The four pitches thing is intriguing, though. It implies that Hughes has a starter's repertoire. That sounds better than it is for a reliever; a starter with four average major league pitches can work with that, but a reliever is better off with one or two quality offerings. Still, it worked for Matt Guerrier.

The trees behind the wall?
Going, gong ...
* The Twins will retire Bert Blyleven's Number 28 this summer, about a week before he is inducted into the Hall of Fame.

I say: No surprise there. I've figured for years that he needed to get into the Hall for his number to be retired. Unlike non-Cooperstown honorees Kent Hrbek and Tony Oliva, Blyleven spent a good portion of his career with other teams.

* The spruce trees behind Target Field's center field fence are to be removed because hitters found the movement of branches in the breeze and the shadows distracting.

I say: As a fan, I liked the trees, but if there were legitimate concerns about visibility, they had to go.

Friday, January 28, 2011

Twins Caravan connections

The 2011 Twins Caravan made its annual Mankato stop last night. One of my co-workers made a sarcastic comment on the drawing power of the contingent -- Tony Oliva, Glen Perkins, Trevor Plouffe and Ben Revere -- that I thought underestimated Tony-O's appeal.

But then, I'm a boomer, and my colleague is a few years younger. Oliva's last at-bat came the year I graduated high school, by which time he was a shell of what he had been; there's a couple generations of Twins fans with hazy memories, at best, of him as a player.

Glen Perkins makes
friends and fans at the Kato.
Certainly Minnesota youngsters swinging wiffle ball bats in their backyards on summer days aren't pretending they're Tony Oliva. Nor are they pretending -- yet -- to be Ben Revere.

The current players at the Kato Ballroom stop are all first-round draft picks. All had some time in the majors last season. None of them is certain to be on the Opening Day roster, and only Perkins figures to be a realistic candidate (barring injuries) this spring.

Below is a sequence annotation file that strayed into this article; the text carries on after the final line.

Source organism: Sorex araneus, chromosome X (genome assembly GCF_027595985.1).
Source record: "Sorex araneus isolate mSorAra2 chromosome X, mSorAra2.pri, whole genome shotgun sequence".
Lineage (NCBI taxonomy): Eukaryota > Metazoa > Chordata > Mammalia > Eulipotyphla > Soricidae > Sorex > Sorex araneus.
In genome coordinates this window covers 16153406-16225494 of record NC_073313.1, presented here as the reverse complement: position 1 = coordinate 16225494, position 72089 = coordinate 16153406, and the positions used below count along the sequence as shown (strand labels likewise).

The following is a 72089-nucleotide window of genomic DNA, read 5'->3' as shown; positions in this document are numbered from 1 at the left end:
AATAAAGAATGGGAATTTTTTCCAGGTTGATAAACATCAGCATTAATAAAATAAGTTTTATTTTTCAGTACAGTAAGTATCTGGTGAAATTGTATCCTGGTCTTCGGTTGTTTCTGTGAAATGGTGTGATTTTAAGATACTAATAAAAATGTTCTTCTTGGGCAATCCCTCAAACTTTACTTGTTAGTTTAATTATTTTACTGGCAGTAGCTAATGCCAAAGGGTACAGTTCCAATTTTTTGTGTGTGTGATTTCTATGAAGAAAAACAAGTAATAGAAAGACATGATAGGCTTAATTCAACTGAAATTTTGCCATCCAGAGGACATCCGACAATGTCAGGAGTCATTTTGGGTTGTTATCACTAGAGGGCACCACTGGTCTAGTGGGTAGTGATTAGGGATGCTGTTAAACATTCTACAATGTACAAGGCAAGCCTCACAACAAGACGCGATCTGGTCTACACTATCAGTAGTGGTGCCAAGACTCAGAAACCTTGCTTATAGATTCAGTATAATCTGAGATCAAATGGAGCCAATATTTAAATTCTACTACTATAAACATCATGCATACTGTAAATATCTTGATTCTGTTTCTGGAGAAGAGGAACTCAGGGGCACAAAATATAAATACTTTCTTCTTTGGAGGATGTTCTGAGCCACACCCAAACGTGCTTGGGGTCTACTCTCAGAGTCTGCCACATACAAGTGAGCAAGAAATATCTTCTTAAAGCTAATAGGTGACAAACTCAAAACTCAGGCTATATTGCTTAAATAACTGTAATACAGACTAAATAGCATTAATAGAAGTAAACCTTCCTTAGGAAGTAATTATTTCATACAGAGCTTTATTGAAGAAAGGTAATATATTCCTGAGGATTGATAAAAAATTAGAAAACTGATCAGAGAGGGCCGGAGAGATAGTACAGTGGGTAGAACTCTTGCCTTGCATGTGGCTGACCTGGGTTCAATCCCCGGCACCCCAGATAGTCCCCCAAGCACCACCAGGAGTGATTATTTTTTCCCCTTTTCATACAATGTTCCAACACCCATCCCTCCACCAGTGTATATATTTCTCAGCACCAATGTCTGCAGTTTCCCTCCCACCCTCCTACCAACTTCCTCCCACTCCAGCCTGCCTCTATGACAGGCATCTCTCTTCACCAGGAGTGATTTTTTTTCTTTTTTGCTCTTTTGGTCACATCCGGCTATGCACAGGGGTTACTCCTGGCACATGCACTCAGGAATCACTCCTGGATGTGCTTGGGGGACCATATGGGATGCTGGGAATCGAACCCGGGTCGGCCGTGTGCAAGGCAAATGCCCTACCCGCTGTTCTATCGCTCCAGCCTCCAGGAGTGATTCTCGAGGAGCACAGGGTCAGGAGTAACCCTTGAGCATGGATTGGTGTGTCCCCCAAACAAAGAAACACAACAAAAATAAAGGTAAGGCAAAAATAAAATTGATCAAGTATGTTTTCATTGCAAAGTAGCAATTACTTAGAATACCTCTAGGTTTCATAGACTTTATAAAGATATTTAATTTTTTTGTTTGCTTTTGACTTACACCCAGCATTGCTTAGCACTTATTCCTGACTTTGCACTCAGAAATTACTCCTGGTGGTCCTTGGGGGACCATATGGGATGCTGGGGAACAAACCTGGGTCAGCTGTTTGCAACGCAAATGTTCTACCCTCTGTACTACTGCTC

There's generally a "name" involved in each leg. Sometimes, as with Oliva or Jack Morris, it's a blast from the past; sometimes it's a current player -- Joe Mauer did a one-day, three-stop leg earlier in the week; Danny Valencia's got two shifts scheduled this winter; Denard Span, Matt Capps, Ron Gardenhire all either have or are scheduled to go out. But a lot of the load, yes, is carried by the prospects, the young, the unestablished.

And there are positives in that. The hundreds of Twins fans who saw Revere on Thursday are more likely now to feel a connection to him when he secures a roster spot. For his part, Revere, who grew up in Kentucky, has now seen a bit more of Minnesota. (And probably more snow than he's seen before too.)

Thursday, January 27, 2011

Another bullpen candidate added

Just when we figured the Twins had finished tinkering with their 40-man roster this winter ... they add Dusty Hughes, a LOOGY candidate with experience.

The initial reaction to the news is: If the Kansas City Royals waived him, what's the point in claiming him?

And that may be the final reaction as well. But it's not that difficult to see the appeal here. The Twins had three left-handed bullpen candidates on their 40-man roster -- Jose Mijares, who has repeatedly reported to camp out of shape; Glen Perkins, who does not have a track record of getting left-handers out; and Scott Diamond, a Rule 5 draftee.

The Twins waived Rob Delaney to make room on their 40 for Hughes, and it's a lot easier to imagine a scenario in which Hughes makes the 25-man roster than one in which Delaney makes it.

I don't know if Hughes has options left, and I certainly don't know why the Royals picked him to dump to open a roster spot for Jeff Francis. They would seem to have bigger bullpen problems than him. Which isn't to say he's a good pickup. His stats suggest his control isn't up to Twins standards, and he wasn't all that effective against left-handers last year (.261 batting average allowed).

He's left-handed and breathing. He adds to the Twins' options in their bullpen reconstruction project. If the Twins saw something there they can use more effectively than the Royals did, great; if he bombs, they invested little in acquiring him.

Wednesday, January 26, 2011